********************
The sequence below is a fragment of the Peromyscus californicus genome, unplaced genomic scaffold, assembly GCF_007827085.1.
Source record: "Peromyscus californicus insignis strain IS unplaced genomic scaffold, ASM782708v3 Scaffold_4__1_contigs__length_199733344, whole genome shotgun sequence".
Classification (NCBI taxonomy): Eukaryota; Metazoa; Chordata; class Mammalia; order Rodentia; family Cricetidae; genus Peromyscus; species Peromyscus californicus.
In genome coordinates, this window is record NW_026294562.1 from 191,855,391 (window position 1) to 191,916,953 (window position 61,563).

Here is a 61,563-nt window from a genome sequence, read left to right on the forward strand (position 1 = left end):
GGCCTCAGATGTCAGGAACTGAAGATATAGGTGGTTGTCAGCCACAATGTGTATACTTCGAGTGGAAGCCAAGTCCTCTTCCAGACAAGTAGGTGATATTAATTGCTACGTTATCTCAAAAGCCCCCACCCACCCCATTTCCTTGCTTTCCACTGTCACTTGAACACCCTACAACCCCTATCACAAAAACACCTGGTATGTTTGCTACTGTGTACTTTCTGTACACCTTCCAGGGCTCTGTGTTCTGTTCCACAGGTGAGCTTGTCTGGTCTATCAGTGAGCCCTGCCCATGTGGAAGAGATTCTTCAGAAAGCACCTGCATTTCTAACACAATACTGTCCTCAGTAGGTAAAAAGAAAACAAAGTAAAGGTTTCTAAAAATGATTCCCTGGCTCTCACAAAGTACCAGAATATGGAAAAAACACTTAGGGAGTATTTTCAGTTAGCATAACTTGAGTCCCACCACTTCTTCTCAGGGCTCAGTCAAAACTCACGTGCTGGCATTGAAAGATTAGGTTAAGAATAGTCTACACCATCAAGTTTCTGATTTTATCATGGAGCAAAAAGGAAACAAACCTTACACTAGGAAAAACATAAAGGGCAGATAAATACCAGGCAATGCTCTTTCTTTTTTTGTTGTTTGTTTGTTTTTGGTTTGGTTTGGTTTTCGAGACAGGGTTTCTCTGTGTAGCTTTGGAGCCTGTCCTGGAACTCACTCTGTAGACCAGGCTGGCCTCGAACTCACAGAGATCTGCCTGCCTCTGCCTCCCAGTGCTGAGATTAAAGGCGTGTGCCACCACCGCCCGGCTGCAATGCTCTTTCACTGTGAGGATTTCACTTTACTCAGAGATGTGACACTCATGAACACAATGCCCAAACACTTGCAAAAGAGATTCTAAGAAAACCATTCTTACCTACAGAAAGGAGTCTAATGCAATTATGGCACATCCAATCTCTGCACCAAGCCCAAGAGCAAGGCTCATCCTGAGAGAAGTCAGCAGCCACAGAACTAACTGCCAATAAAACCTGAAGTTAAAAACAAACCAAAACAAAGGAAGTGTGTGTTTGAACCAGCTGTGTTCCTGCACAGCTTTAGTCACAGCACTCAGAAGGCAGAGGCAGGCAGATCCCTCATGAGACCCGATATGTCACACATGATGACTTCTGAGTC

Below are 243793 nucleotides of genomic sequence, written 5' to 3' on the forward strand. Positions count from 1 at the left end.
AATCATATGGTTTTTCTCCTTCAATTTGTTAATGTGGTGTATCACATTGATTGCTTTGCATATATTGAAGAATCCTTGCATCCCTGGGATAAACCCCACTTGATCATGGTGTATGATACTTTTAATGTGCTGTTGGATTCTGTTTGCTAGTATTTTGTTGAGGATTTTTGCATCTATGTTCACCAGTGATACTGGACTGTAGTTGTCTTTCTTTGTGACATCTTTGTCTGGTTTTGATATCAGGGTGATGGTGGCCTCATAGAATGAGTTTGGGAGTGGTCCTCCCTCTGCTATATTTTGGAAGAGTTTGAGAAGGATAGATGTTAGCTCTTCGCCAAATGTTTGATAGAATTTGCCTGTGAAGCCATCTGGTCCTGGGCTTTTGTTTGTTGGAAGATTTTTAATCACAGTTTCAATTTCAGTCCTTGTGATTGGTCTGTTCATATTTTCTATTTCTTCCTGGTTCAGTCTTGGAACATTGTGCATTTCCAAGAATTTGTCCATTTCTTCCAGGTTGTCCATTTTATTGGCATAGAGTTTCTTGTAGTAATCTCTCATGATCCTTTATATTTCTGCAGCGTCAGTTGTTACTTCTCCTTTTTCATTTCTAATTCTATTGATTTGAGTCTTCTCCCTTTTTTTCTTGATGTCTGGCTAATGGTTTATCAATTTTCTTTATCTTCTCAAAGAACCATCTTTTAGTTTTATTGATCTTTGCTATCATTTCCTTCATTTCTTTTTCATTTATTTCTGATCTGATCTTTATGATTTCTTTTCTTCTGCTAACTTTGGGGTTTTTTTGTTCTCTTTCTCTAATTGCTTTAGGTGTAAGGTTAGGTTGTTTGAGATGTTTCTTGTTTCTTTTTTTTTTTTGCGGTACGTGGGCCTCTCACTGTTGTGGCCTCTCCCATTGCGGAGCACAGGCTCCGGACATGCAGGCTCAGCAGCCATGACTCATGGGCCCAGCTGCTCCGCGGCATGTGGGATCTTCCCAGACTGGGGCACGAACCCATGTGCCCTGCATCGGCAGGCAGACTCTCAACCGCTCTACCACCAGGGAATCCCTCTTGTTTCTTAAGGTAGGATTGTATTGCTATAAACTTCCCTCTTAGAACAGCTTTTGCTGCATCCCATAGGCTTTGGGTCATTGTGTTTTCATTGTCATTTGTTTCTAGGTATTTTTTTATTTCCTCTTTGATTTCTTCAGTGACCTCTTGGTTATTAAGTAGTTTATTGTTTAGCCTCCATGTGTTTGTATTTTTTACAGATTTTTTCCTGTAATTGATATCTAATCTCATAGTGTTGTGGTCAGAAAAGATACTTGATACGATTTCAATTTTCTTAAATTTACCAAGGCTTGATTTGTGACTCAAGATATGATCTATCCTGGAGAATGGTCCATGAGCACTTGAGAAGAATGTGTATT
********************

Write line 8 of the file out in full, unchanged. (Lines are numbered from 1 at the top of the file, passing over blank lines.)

AATCATATGGTTTTTCTCCTTCAATTTGTTAATGTGGTGTATCACATTGATTGCTTTGCATATATTGAAGAATCCTTGCATCCCTGGGATAAACCCCACTTGATCATGGTGTATGATACTTTTAATGTGCTGTTGGATTCTGTTTGCTAGTATTTTGTTGAGGATTTTTGCATCTATGTTCACCAGTGATACTGGACTGTAGTTGTCTTTCTTTGTGACATCTTTGTCTGGTTTTGATATCAGGGTGATGGTGGCCTCATAGAATGAGTTTGGGAGTGGTCCTCCCTCTGCTATATTTTGGAAGAGTTTGAGAAGGATAGATGTTAGCTCTTCGCCAAATGTTTGATAGAATTTGCCTGTGAAGCCATCTGGTCCTGGGCTTTTGTTTGTTGGAAGATTTTTAATCACAGTTTCAATTTCAGTCCTTGTGATTGGTCTGTTCATATTTTCTATTTCTTCCTGGTTCAGTCTTGGAACATTGTGCATTTCCAAGAATTTGTCCATTTCTTCCAGGTTGTCCATTTTATTGGCATAGAGTTTCTTGTAGTAATCTCTCATGATCCTTTATATTTCTGCAGCGTCAGTTGTTACTTCTCCTTTTTCATTTCTAATTCTATTGATTTGAGTCTTCTCCCTTTTTTTCTTGATGTCTGGCTAATGGTTTATCAATTTTCTTTATCTTCTCAAAGAACCATCTTTTAGTTTTATTGATCTTTGCTATCATTTCCTTCATTTCTTTTTCATTTATTTCTGATCTGATCTTTATGATTTCTTTTCTTCTGCTAACTTTGGGGTTTTTTTGTTCTCTTTCTCTAATTGCTTTAGGTGTAAGGTTAGGTTGTTTGAGATGTTTCTTGTTTCTTTTTTTTTTTTGCGGTACGTGGGCCTCTCACTGTTGTGGCCTCTCCCATTGCGGAGCACAGGCTCCGGACATGCAGGCTCAGCAGCCATGACTCATGGGCCCAGCTGCTCCGCGGCATGTGGGATCTTCCCAGACTGGGGCACGAACCCATGTGCCCTGCATCGGCAGGCAGACTCTCAACCGCTCTACCACCAGGGAATCCCTCTTGTTTCTTAAGGTAGGATTGTATTGCTATAAACTTCCCTCTTAGAACAGCTTTTGCTGCATCCCATAGGCTTTGGGTCATTGTGTTTTCATTGTCATTTGTTTCTAGGTATTTTTTTATTTCCTCTTTGATTTCTTCAGTGACCTCTTGGTTATTAAGTAGTTTATTGTTTAGCCTCCATGTGTTTGTATTTTTTACAGATTTTTTCCTGTAATTGATATCTAATCTCATAGTGTTGTGGTCAGAAAAGATACTTGATACGATTTCAATTTTCTTAAATTTACCAAGGCTTGATTTGTGACTCAAGATATGATCTATCCTGGAGAATGGTCCATGAGCACTTGAGAAGAATGTGTATT